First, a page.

BBC’s Salford move rejected by 50% of staff

More than half of the 924 staff the BBC has asked to re-locate to Salford have refused to make the move, with the take-up by the sports division – at just 58 per cent – the poor best among the five departments due to move from London.

A total of 1,600 BBC staff from five departments, plus 800 existing Manchester-based staff, are due to begin moving to new north-of-England headquarters at Media City in the new year. BBC Sport is expected to move in 2011, barely 12 months ahead of the Olympic Games being staged in London.

With so many senior managerial staff not making the Salford move, the fear must be that this loss of experience may affect the BBC’s coverage of the London Games.

Despite generous relocation expenses being offered to staff, several senior figures have either refused to move or managed to be redeployed to jobs in London: Roger Mosey, the former head of BBC Sport, has taken on an Olympic planning job and will continue to be based in London, as will Dave Gordon, BBC Sport’s head of outside broadcasts.

Mihir Bose, working within the BBC News, quit as Sports Editor in the summer rather than move. James Porter, the head of sports news, and Gordon Turnbull, the head of radio sport, have declined the move, as 12 of the 30 BBC managers affected have said that they will not move from London and less than 65 of BBC Sport’s 114 middle managers have agreed to re-locate.

Today, it has emerged that while 58 per cent of BBC Sport’s overall staff has agree to leave London, just 26 per cent of the BBC Learning and 31 per cent of the children’s department are moving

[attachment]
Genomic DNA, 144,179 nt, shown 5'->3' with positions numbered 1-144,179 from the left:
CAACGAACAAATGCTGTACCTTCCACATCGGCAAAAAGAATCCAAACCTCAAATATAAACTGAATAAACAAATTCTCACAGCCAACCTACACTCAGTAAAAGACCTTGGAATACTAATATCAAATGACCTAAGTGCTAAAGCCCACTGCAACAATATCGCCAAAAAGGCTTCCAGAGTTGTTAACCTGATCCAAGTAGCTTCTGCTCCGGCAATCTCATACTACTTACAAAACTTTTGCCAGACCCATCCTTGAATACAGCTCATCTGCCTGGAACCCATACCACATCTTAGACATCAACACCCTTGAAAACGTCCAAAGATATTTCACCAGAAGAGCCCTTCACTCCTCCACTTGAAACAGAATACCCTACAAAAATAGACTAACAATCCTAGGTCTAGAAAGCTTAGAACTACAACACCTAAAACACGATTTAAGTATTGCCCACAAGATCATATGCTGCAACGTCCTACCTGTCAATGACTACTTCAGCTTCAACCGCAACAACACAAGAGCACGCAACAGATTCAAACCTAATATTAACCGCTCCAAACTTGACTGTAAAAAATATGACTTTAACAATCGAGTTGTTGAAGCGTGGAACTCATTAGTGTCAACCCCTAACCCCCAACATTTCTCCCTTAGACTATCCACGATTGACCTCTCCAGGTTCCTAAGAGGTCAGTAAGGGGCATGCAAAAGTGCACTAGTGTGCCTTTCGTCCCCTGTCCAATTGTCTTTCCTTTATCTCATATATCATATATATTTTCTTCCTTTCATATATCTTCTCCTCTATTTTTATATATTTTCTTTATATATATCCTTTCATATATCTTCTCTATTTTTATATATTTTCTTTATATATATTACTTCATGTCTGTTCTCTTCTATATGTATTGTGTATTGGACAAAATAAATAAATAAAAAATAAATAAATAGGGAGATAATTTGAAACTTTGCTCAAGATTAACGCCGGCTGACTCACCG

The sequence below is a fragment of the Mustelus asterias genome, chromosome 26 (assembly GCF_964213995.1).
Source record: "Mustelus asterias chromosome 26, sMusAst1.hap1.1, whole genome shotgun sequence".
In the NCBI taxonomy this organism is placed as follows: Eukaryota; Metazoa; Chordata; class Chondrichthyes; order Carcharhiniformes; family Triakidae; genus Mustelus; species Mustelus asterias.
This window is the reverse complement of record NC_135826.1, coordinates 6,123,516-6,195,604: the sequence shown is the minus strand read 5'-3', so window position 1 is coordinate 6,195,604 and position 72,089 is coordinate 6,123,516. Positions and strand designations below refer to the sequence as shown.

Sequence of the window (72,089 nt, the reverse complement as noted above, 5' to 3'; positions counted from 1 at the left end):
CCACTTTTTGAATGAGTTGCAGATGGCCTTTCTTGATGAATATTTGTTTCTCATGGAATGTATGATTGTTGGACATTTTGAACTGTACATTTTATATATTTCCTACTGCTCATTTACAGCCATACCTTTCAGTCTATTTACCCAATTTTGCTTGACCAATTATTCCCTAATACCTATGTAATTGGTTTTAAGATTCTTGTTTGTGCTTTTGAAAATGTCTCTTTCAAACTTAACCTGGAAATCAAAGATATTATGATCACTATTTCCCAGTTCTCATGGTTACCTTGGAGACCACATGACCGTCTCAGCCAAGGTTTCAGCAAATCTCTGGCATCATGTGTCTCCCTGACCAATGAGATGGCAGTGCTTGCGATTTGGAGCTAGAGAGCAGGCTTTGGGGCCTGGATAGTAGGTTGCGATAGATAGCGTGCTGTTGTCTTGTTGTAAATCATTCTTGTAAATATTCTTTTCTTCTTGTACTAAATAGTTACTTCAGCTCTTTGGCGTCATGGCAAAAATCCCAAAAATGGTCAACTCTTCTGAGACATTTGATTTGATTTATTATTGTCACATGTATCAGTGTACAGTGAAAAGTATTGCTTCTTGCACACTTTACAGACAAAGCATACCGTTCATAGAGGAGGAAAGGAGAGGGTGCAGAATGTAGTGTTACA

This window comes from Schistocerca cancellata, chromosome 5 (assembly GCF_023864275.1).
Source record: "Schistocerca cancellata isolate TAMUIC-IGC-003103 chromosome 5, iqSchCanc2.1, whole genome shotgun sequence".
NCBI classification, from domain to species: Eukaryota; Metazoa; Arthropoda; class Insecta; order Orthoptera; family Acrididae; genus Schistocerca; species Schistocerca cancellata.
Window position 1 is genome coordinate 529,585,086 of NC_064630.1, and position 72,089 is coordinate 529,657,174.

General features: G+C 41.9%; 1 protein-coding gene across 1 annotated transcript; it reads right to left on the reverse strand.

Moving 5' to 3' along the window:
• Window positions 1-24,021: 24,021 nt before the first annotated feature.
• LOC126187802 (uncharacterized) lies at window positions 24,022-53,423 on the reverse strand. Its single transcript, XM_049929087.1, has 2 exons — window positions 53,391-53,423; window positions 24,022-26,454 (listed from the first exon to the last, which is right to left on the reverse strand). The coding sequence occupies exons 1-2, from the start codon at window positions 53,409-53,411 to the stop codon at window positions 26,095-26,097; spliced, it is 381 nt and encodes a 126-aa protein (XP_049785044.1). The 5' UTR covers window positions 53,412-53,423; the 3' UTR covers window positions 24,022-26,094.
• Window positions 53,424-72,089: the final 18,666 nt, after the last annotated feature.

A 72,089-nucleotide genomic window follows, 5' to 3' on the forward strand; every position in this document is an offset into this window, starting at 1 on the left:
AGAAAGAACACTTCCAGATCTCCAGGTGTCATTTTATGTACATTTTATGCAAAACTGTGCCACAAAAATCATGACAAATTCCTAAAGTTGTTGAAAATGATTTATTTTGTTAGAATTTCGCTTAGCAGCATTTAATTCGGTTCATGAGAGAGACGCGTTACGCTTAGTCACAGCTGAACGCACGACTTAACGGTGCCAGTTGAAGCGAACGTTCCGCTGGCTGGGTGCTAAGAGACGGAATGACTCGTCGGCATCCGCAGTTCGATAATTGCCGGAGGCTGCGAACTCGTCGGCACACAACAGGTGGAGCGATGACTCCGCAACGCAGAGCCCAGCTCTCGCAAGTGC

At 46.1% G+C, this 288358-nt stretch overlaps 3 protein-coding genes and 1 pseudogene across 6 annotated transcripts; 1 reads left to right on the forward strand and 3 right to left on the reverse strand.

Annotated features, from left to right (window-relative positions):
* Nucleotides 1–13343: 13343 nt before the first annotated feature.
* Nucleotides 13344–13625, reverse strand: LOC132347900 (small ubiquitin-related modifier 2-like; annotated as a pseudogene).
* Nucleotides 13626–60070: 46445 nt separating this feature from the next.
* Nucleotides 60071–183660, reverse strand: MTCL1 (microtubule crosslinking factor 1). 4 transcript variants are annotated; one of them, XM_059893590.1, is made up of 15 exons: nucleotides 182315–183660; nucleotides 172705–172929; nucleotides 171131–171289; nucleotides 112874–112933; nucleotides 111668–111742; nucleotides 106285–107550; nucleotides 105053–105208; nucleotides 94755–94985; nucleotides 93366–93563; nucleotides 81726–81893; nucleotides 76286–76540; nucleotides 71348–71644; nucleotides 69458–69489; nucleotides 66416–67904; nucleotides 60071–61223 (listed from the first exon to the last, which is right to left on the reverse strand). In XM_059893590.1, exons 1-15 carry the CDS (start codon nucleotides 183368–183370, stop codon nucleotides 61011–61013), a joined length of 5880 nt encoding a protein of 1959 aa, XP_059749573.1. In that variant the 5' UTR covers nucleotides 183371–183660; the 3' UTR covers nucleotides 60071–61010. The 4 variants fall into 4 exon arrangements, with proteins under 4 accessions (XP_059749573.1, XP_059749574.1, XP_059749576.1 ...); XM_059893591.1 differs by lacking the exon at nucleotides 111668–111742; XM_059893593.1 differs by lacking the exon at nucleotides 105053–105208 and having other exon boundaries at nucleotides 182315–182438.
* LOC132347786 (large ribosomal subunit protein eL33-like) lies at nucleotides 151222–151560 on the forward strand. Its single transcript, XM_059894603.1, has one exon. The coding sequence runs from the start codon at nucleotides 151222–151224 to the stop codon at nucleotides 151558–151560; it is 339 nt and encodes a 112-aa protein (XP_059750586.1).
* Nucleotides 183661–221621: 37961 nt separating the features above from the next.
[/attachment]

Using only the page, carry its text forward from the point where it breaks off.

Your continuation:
The controversially generous relocation package includes the BBC guaranteeing to pay 85 per cent of the value of the employees’ current homes, paying up to £3,000 for “carpets and curtains” in new houses, as well as the payment of professional fees.

In total, 46 per cent of the staff in the five BBC programming departments ” Children’s, Sport, Learning, Radio 5 Live and future media and technology ” have chosen to relocate from London. This equates to 428 people.

London staff have spent the past year deciding whether they want to transfer. Sport had the highest take-up, 58 per cent, followed by Radio 5 Live’s AM morning division, with 56 per cent, then 5 Live News with 50 per cent. The move – instituted by government edict – appears to discriminate against female staff, of whom only 30 per cent have agreed.

The first staff to transfer in January will be a couple of people from Five Live, which will begin broadcasting some late night programmes from Salford, and a few staff working on children’s show Newsround.

Click here for more recent articles on journalism, sport and sports journalism

Your SJA subscription is due from JANUARY 1 – click here for details of how to make your payment